Fuel pump 1991 - Ferrari Life
 
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post #1 of 18 Old 01-08-2011, 08:19 AM Thread Starter
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Fuel pump 1991

My fuel pump seems a little noisy. Like a loud ticking sound. Cause for worry?
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post #2 of 18 Old 01-09-2011, 12:54 AM
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Is this a recent change?
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post #3 of 18 Old 01-09-2011, 02:25 AM
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Have you tried listening by leading the sound directly from the pump through the tip of a screw driver, creating a small resonance chamber with your hand between the shaft and your ear (the makeshift statoscope of the mechanic)? It is deceptive to locate engine sounds, as you know. Some power steering pumps make a fast ticking sound when the oil level is low. Try listening to the power steering pump through the screw driver as well.

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post #4 of 18 Old 01-09-2011, 04:35 AM Thread Starter
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It wasn't the fuel pump

I have only owned my car 2 days, so I am getting use to it's various sounds. The variable ticking I am hearing is coming from the dash and related to the a/c control. I assume it is a fan bearing or something of that nature. Any thoughts. Thanks in advance. Gary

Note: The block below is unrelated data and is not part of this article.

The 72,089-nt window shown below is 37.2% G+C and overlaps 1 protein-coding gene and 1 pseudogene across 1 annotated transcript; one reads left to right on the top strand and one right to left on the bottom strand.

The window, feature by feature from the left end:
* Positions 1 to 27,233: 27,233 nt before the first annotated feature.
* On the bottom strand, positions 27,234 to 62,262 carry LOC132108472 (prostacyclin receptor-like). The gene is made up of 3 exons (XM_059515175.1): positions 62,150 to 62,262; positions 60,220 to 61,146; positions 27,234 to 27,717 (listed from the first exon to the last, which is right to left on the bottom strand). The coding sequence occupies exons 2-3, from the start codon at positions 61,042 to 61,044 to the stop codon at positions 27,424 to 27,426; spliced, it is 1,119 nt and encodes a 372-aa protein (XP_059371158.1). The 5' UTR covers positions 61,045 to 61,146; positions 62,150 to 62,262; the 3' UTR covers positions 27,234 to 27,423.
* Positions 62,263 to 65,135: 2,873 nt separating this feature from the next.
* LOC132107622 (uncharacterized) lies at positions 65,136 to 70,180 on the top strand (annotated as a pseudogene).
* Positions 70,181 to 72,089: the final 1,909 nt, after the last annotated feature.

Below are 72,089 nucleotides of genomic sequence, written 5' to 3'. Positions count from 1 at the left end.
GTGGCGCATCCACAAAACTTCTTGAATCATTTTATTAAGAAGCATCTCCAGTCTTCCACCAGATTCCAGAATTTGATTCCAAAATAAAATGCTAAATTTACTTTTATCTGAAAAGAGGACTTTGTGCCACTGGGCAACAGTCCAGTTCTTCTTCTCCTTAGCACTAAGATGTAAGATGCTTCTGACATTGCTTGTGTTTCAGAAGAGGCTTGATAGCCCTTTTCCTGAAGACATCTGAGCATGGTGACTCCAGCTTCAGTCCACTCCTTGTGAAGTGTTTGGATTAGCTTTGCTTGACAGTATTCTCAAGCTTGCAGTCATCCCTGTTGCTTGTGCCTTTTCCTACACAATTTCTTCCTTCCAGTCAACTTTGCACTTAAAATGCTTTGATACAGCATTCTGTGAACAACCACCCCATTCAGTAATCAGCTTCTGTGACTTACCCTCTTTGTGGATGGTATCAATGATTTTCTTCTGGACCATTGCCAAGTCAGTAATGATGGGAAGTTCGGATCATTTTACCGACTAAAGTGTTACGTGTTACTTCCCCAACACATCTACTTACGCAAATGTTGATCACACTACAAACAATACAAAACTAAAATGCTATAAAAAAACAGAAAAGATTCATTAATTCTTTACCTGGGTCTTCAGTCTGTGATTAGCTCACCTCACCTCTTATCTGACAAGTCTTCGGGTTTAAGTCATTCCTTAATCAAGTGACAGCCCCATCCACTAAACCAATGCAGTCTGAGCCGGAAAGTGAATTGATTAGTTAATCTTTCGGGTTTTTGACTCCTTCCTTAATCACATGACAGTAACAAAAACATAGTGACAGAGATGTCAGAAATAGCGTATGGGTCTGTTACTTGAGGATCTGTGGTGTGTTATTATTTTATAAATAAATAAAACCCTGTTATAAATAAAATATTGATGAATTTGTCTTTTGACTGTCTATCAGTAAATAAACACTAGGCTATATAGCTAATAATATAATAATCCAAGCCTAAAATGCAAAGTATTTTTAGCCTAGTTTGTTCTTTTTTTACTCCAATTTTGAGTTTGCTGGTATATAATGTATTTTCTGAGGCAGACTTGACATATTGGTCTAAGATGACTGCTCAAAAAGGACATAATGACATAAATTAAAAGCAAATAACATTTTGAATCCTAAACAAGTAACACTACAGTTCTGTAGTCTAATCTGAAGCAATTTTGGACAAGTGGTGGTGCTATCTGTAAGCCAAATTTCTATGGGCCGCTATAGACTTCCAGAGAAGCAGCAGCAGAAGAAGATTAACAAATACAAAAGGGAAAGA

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post #5 of 18 Old 03-04-2011, 11:43 PM
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Ticking noise

The ticking, or thumping noise from under the dash is normal. It's the heater valve cycling on and off and I must admit I wondered what it was on mine at first.

Here's a picture of the valve as I was removing it. There's a solenoid in the top which continually cycles the valve open/closed, hence the ticking or thumping noise. If the heater sticks on hot, or cold, it's generally the valve at fault and although it costs over 300 you can buy a repair kit from Autohaus in the USA for $40.....plus 50 shipping (still only about 60)